- To do ML, you need to understand whatever system you are working with. ML in ECE will teach you how to apply ML to areas like chip design, robotics, and wireless communications. We will bridge ML with engineering applications by emphasizing physics-informed and model-based methods.
- The ECE version of ML will teach the mathematical background behind ML more so than a data science major might, while the data science version is likely to cover feature engineering more than we will.

Math elective:

- Linear algebra is required for the Machine Learning for Engineers course, so that should be your math elective
- If you have space for additional math electives, an advanced probability course would be a great fit

ECE electives

- Other than those listed above for the focus path, electives in the signal processing and control systems areas are great for those interested in the roots of the ML field.
- You should take any other ECE electives that interest you and, as you take the course, think about how you might be able to apply ML in that field!

Every EE degree requires a 1.5 credit lab, so you will need to take one to complete the major. However, there is no specific lab required for this focus path so you are welcome to select from any of the labs offered in ECE.

## Some faculty in this area:

You are likely to see these faculty as the instructors for elective courses. Click on a name to visit a website and read about the cool research being done in this area at UVA!

### Scott T. Acton

Professor Acton’s laboratory at UVA is called VIVA - Virginia Image and Video Analysis. They specialize in biological image analysis problems. The research emphases of VIVA include machine learning for image and video analysis, AI for education, tracking, segmentation, and enhancement.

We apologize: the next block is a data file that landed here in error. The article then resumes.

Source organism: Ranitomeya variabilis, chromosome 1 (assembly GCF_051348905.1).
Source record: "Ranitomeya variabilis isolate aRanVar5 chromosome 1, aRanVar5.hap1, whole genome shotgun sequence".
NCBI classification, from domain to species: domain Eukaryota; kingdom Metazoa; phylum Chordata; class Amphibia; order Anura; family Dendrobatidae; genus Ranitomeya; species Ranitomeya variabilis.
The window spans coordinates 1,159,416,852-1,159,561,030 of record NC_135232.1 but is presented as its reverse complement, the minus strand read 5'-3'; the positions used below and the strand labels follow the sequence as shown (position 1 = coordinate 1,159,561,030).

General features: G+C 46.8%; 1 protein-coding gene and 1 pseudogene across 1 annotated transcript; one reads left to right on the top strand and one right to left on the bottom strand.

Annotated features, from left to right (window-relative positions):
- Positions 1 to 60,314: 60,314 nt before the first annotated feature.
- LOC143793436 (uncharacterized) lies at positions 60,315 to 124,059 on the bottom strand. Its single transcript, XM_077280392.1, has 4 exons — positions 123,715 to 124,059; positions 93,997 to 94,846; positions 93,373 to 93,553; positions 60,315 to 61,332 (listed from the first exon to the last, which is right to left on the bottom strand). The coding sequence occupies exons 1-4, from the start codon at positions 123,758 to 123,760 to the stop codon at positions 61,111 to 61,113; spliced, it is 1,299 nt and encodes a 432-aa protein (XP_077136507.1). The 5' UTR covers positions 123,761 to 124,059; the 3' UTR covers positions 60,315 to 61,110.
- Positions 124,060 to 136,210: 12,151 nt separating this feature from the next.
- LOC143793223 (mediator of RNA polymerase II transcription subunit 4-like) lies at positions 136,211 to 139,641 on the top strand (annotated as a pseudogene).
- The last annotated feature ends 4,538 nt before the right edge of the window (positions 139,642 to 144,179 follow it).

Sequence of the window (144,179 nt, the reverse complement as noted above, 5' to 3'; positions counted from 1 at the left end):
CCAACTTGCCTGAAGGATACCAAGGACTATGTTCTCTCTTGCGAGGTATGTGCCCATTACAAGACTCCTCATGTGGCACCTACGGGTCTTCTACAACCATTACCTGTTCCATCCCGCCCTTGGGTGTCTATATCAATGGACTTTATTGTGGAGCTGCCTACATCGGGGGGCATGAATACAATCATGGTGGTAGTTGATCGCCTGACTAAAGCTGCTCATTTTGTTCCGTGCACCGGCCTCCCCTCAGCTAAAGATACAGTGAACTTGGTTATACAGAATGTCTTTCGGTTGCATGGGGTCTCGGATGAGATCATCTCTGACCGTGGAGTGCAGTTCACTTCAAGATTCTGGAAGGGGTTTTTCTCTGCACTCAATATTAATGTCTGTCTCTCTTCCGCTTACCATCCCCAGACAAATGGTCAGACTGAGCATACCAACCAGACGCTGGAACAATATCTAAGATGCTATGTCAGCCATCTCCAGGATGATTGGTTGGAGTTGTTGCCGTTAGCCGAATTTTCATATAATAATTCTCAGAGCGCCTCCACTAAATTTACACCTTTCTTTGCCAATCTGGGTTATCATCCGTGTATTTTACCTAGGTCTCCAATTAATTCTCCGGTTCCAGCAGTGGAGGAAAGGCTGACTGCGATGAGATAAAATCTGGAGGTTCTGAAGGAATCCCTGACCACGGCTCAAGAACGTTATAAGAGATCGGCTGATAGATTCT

### Caroline Crockett

Professor Crockett received a B.S. degree in electrical engineering from the University of Virginia in 2015 and a Ph.D. degree in electrical engineering from the University of Michigan in 2022. Before entering graduate school, she worked in goverment contracting as a systems and image quality engineer. She is a member of IEEE and ASEE.

### Farzad Farnoud

### Tom Fletcher

### Jundong Li

Li's research interests are generally in data mining and machine learning, with a particular focus on graph mining, causal inference, and algorithmic fairness. As a result of his research work, he has published over 100 papers in high-impact venues. He has won several prestigious awards, and his work is supported by NSF, JLab, JP Morgan and Cisco.

### Nikolaos Sidiropoulos

Nikos Sidiropoulos earned his Ph.D. in Electrical Engineering from the University of Maryland–College Park, in 1992.

### Cong Shen

Cong Shen is an expert in two fields: artificial intelligence and machine learning, and signal processing, communications, and networking. His current interests are in generative models, in-context learning, reinforcement learning, federated learning, and their engineering applications.

### Miaomiao Zhang

Professor Zhang completed her PhD in computer science at the University of Utah. She was a postdoctoral associate in the Computer Science and Artificial Intelligence Laboratory (CSAIL) at the Massachusetts Institute of Technology.